The rule of law is the absolute doctrine of justice, which encapsulates the UK’s uncodified constitution. It limits the powers of the government and of the Crown, in order to ensure that the nation’s rights and liberties are respected, therefore avoiding an arbitrary form of government in the country. The UK’s constitution is set in such manner that it requires institutions, government officials and courts to abide by the general rule of law in everything they do and every decision they make. The avid British constitutional law theorist, Sir Albert Venn Dicey was the first to discuss the concept of the rule of law, its importance and its meaning in the context of the British government.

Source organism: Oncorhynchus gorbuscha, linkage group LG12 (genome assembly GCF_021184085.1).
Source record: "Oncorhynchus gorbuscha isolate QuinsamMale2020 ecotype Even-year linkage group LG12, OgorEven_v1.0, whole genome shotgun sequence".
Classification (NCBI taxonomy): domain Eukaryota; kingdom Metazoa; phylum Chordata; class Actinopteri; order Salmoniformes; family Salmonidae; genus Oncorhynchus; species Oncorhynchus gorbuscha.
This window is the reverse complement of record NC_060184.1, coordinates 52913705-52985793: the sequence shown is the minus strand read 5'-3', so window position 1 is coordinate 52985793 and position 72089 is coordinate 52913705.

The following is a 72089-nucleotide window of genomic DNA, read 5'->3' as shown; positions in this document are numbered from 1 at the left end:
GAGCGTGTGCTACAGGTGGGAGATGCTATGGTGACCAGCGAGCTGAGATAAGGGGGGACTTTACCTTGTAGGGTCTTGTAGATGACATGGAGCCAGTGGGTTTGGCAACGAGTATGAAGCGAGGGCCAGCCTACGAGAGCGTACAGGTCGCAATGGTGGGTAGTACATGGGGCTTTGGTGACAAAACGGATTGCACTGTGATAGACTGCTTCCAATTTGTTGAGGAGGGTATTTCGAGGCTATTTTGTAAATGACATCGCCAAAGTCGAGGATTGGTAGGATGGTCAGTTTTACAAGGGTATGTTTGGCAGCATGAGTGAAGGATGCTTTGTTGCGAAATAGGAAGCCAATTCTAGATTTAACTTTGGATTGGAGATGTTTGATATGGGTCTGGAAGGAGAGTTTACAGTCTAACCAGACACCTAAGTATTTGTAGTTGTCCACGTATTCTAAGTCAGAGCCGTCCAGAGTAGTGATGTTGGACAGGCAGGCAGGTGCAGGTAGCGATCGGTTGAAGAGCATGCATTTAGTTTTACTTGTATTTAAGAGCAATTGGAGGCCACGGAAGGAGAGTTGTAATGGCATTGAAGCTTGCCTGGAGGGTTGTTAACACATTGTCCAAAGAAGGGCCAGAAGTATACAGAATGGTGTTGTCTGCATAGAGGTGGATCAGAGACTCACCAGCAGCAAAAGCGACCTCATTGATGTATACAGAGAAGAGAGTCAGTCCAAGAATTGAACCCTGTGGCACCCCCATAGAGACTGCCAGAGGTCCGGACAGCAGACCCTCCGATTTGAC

In his book, Introduction to the Study of Law of the Constitution, he set three fundamental rules on the application of law. These are: a man can only be punished if found guilty of a breach of law at a trial before a court of the land; nobody is above the law, as he states – ‘…every official from the Prime Minister down to a constable or collector of taxes, is under the same responsibility for every act done without legal justification as any other citizen.’- and the result of the ordinary law of the land is the constitution; This asserts that while in some written constitutions, the rights, freedoms and responsibilities of individuals are set and guaranteed under the codes of those respective constitutions, in UK these rights are set by means of the common law, which have made the constitution receptive and malleable to the past and present needs and requirements of the British nationals. To this day, the British Constitution is in constant change, in conformity with events of public concern. Due to its uncodified nature, it can easier be amended without the need for a referendum, as written constitutions require (through the doctrine of parliamentary supremacy, Parliament is fully entrusted with the enactment of new laws and with delegating power of making secondary legislation to government bodies and the judiciary). Common law plays a very important part in new secondary legislation and fair delivery of justice, through the doctrine principles of judicial precedent, where judges make sure to apply the law equally to all present cases by applying and distinguishing set in previous cases, to ensure consistency. If the present case is unique and no common law principle applies to it, the judiciary will be required to set a new principle so as to make fair judgments and decisions upon it (though this can be amended or repealed by the Parliament at any given time should they desire to do so).